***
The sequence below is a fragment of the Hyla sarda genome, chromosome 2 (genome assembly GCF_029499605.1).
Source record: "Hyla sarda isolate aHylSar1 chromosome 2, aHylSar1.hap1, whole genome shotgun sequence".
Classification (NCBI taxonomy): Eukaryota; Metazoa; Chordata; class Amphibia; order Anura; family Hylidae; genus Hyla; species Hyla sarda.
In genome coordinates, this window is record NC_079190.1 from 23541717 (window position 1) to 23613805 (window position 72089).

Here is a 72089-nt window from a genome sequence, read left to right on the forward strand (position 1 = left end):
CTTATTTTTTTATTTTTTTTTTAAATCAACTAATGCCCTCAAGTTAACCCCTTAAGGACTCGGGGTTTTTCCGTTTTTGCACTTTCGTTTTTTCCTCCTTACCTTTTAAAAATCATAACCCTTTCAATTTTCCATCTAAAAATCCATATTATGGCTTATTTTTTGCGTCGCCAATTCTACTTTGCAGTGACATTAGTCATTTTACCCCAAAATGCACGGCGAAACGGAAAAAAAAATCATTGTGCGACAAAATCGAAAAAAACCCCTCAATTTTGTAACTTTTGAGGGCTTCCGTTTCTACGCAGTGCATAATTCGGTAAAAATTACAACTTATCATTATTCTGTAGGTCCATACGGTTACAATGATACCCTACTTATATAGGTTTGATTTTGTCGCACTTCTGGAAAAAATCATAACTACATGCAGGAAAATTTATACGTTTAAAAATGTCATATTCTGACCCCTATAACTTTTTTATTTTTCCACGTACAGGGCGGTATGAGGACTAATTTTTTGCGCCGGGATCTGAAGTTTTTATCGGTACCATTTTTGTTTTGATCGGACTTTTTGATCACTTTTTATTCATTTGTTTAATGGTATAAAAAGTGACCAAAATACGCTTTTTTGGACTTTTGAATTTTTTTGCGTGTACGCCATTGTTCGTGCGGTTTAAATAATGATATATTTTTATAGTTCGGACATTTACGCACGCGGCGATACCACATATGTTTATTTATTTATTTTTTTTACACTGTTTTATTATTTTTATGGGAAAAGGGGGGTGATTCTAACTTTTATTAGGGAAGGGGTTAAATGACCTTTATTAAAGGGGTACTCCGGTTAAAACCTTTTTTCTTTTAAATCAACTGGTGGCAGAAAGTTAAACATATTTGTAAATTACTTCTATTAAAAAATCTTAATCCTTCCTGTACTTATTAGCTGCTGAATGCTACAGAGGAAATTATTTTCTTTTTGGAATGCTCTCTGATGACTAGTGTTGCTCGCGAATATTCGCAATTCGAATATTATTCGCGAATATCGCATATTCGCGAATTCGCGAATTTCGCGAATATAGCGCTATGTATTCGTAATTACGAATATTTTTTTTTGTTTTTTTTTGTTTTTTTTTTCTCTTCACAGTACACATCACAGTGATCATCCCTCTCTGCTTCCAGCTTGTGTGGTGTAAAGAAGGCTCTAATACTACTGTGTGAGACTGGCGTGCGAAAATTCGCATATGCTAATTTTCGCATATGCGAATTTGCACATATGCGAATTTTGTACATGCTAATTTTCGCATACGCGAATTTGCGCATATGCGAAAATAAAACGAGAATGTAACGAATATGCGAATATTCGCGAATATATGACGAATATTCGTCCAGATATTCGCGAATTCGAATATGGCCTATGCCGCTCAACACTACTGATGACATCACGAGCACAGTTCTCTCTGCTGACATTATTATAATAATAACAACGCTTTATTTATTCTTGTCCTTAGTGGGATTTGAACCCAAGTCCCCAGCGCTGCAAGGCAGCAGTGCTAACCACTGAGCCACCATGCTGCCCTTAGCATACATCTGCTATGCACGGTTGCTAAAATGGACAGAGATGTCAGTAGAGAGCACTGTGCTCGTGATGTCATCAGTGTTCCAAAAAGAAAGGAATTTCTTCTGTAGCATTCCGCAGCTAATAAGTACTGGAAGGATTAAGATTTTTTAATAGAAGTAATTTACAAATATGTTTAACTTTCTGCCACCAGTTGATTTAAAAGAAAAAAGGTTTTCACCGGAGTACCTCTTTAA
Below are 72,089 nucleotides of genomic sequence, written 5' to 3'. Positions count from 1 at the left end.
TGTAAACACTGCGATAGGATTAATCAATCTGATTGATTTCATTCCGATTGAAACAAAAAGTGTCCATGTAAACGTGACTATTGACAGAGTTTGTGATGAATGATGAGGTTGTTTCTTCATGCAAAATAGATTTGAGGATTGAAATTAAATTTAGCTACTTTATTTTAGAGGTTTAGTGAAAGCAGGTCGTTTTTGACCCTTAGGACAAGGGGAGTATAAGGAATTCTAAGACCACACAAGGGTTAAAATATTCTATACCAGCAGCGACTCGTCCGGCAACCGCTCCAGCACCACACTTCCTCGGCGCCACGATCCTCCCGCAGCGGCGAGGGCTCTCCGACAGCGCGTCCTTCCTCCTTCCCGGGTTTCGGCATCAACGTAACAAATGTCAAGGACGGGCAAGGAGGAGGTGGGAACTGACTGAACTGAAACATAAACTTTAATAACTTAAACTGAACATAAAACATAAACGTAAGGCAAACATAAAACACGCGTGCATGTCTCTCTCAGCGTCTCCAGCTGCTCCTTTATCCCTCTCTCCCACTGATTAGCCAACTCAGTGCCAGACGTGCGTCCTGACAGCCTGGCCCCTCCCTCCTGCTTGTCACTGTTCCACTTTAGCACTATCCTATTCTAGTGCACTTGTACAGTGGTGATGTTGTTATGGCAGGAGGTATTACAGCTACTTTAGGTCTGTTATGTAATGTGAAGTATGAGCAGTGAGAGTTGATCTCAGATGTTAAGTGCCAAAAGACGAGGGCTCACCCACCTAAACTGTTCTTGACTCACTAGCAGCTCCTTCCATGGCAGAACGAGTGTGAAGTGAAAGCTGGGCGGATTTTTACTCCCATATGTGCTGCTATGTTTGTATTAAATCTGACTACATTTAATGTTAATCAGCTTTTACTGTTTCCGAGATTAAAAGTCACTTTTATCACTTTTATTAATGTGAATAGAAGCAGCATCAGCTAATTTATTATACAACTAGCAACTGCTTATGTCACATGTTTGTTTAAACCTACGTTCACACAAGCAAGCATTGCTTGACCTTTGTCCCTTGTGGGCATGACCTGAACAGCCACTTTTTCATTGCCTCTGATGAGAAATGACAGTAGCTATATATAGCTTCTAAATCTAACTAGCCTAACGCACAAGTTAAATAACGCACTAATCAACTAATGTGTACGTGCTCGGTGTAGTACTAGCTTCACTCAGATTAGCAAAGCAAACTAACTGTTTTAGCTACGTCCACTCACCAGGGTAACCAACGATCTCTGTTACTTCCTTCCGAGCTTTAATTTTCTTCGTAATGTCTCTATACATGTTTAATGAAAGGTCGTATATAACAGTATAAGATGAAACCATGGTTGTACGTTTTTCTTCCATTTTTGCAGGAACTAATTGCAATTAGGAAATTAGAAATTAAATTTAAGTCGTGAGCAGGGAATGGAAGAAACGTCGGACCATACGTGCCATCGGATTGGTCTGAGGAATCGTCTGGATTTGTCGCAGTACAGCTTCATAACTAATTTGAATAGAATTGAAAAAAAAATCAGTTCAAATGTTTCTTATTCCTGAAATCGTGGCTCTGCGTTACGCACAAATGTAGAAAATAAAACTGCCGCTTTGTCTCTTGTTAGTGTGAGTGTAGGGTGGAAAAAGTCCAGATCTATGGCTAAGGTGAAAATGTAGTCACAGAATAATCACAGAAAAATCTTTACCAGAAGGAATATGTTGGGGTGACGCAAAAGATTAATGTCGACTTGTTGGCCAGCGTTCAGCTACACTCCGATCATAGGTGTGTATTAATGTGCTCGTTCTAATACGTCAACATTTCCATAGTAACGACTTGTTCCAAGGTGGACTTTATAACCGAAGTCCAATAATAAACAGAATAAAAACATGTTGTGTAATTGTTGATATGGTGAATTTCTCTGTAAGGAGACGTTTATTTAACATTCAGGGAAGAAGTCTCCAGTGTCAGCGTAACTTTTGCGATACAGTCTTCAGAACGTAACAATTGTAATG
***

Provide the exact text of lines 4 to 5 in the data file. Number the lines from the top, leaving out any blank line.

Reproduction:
In genome coordinates, this window is record NC_079190.1 from 23541717 (window position 1) to 23613805 (window position 72089).

Here is a 72089-nt window from a genome sequence, read left to right on the forward strand (position 1 = left end):